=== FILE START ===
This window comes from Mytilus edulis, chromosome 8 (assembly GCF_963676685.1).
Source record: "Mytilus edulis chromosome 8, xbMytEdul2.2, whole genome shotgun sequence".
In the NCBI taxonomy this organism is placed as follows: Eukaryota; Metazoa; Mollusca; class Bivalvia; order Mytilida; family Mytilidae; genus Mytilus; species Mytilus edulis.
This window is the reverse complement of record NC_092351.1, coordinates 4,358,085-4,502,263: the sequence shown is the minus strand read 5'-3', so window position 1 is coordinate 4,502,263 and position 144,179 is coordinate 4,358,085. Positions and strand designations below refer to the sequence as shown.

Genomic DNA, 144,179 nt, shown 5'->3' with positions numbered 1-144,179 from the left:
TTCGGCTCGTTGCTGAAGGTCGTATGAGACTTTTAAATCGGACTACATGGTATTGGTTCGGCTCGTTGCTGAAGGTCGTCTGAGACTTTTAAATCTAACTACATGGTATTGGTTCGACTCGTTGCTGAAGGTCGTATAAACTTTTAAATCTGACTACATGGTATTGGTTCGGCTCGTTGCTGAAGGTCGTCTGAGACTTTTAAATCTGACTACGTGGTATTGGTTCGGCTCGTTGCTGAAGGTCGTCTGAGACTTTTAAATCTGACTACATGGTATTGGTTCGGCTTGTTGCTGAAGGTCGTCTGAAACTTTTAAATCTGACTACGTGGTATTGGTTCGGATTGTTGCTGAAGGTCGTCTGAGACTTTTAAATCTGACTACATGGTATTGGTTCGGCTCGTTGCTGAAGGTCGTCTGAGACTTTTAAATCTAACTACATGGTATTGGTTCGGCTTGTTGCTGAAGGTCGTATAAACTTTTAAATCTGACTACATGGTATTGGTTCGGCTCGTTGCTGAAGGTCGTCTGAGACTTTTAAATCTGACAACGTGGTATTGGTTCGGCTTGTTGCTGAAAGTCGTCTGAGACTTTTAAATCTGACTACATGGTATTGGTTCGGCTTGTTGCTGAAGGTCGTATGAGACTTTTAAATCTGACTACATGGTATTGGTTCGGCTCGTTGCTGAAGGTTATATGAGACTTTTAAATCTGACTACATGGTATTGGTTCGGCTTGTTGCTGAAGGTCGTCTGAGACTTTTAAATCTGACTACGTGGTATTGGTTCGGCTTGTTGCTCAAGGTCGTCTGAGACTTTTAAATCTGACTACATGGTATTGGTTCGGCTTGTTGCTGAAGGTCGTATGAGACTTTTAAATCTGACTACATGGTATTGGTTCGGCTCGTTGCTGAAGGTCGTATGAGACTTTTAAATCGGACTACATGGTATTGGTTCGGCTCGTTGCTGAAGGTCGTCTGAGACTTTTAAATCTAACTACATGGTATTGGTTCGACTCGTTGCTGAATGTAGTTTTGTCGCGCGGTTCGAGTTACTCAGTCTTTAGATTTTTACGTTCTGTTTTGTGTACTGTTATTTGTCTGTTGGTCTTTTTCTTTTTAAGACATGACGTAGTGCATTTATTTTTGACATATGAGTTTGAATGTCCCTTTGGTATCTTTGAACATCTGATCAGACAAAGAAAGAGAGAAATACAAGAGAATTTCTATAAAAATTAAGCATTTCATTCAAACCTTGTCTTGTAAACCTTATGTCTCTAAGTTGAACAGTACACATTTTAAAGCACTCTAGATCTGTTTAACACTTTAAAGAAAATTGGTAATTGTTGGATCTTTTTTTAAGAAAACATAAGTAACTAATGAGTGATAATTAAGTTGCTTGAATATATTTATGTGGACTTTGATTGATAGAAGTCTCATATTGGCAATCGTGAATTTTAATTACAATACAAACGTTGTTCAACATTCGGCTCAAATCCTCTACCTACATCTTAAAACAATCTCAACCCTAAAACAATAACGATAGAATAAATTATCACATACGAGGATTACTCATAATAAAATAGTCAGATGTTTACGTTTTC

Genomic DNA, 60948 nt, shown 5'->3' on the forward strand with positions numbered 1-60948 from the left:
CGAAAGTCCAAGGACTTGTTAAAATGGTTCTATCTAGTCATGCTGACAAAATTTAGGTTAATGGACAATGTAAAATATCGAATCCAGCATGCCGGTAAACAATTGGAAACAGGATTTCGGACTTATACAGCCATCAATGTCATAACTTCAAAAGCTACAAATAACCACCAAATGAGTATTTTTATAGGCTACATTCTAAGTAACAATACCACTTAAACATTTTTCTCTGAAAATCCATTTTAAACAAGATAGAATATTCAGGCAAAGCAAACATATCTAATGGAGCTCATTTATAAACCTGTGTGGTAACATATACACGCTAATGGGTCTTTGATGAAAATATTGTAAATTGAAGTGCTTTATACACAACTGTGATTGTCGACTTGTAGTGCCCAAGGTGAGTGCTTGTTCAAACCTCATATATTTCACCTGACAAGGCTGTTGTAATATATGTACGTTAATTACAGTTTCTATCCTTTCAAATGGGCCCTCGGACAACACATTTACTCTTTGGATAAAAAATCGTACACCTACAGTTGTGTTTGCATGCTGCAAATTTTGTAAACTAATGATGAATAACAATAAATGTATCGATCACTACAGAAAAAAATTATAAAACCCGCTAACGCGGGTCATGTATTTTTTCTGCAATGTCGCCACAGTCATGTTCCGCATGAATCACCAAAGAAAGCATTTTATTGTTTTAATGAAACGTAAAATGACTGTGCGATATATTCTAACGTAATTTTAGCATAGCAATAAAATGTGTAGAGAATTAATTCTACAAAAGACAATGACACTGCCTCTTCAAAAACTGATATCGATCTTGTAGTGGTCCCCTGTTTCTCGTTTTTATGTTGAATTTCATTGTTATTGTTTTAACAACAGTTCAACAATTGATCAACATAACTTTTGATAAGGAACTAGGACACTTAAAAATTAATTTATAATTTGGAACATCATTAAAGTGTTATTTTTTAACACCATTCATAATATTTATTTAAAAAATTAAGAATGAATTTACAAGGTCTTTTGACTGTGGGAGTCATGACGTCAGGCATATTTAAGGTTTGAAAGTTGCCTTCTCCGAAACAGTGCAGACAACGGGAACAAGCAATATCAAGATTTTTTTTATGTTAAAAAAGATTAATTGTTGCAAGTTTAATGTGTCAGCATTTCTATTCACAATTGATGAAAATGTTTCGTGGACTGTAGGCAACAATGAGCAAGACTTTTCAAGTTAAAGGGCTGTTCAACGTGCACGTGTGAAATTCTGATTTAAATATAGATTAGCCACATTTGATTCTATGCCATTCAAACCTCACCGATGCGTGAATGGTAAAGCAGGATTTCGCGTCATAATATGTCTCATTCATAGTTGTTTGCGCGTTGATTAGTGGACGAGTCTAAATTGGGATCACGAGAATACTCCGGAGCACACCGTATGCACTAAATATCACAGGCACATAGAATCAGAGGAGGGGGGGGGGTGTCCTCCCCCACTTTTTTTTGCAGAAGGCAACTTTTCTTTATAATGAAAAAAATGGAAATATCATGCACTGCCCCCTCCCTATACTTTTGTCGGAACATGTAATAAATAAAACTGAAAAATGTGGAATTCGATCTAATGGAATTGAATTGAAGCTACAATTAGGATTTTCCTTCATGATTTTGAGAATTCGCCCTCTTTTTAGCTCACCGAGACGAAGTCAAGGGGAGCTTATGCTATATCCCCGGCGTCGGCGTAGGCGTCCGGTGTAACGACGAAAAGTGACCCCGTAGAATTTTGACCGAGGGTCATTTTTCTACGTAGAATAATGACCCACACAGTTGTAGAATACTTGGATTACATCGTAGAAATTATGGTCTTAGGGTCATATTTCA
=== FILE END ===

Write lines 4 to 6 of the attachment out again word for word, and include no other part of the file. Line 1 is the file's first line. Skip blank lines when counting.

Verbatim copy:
This window is the reverse complement of record NC_092351.1, coordinates 4,358,085-4,502,263: the sequence shown is the minus strand read 5'-3', so window position 1 is coordinate 4,502,263 and position 144,179 is coordinate 4,358,085. Positions and strand designations below refer to the sequence as shown.

Genomic DNA, 144,179 nt, shown 5'->3' with positions numbered 1-144,179 from the left:
TTCGGCTCGTTGCTGAAGGTCGTATGAGACTTTTAAATCGGACTACATGGTATTGGTTCGGCTCGTTGCTGAAGGTCGTCTGAGACTTTTAAATCTAACTACATGGTATTGGTTCGACTCGTTGCTGAAGGTCGTATAAACTTTTAAATCTGACTACATGGTATTGGTTCGGCTCGTTGCTGAAGGTCGTCTGAGACTTTTAAATCTGACTACGTGGTATTGGTTCGGCTCGTTGCTGAAGGTCGTCTGAGACTTTTAAATCTGACTACATGGTATTGGTTCGGCTTGTTGCTGAAGGTCGTCTGAAACTTTTAAATCTGACTACGTGGTATTGGTTCGGATTGTTGCTGAAGGTCGTCTGAGACTTTTAAATCTGACTACATGGTATTGGTTCGGCTCGTTGCTGAAGGTCGTCTGAGACTTTTAAATCTAACTACATGGTATTGGTTCGGCTTGTTGCTGAAGGTCGTATAAACTTTTAAATCTGACTACATGGTATTGGTTCGGCTCGTTGCTGAAGGTCGTCTGAGACTTTTAAATCTGACAACGTGGTATTGGTTCGGCTTGTTGCTGAAAGTCGTCTGAGACTTTTAAATCTGACTACATGGTATTGGTTCGGCTTGTTGCTGAAGGTCGTATGAGACTTTTAAATCTGACTACATGGTATTGGTTCGGCTCGTTGCTGAAGGTTATATGAGACTTTTAAATCTGACTACATGGTATTGGTTCGGCTTGTTGCTGAAGGTCGTCTGAGACTTTTAAATCTGACTACGTGGTATTGGTTCGGCTTGTTGCTCAAGGTCGTCTGAGACTTTTAAATCTGACTACATGGTATTGGTTCGGCTTGTTGCTGAAGGTCGTATGAGACTTTTAAATCTGACTACATGGTATTGGTTCGGCTCGTTGCTGAAGGTCGTATGAGACTTTTAAATCGGACTACATGGTATTGGTTCGGCTCGTTGCTGAAGGTCGTCTGAGACTTTTAAATCTAACTACATGGTATTGGTTCGACTCGTTGCTGAATGTAGTTTTGTCGCGCGGTTCGAGTTACTCAGTCTTTAGATTTTTACGTTCTGTTTTGTGTACTGTTATTTGTCTGTTGGTCTTTTTCTTTTTAAGACATGACGTAGTGCATTTATTTTTGACATATGAGTTTGAATGTCCCTTTGGTATCTTTGAACATCTGATCAGACAAAGAAAGAGAGAAATACAAGAGAATTTCTATAAAAATTAAGCATTTCATTCAAACCTTGTCTTGTAAACCTTATGTCTCTAAGTTGAACAGTACACATTTTAAAGCACTCTAGATCTGTTTAACACTTTAAAGAAAATTGGTAATTGTTGGATCTTTTTTTAAGAAAACATAAGTAACTAATGAGTGATAATTAAGTTGCTTGAATATATTTATGTGGACTTTGATTGATAGAAGTCTCATATTGGCAATCGTGAATTTTAATTACAATACAAACGTTGTTCAACATTCGGCTCAAATCCTCTACCTACATCTTAAAACAATCTCAACCCTAAAACAATAACGATAGAATAAATTATCACATACGAGGATTACTCATAATAAAATAGTCAGATGTTTACGTTTTC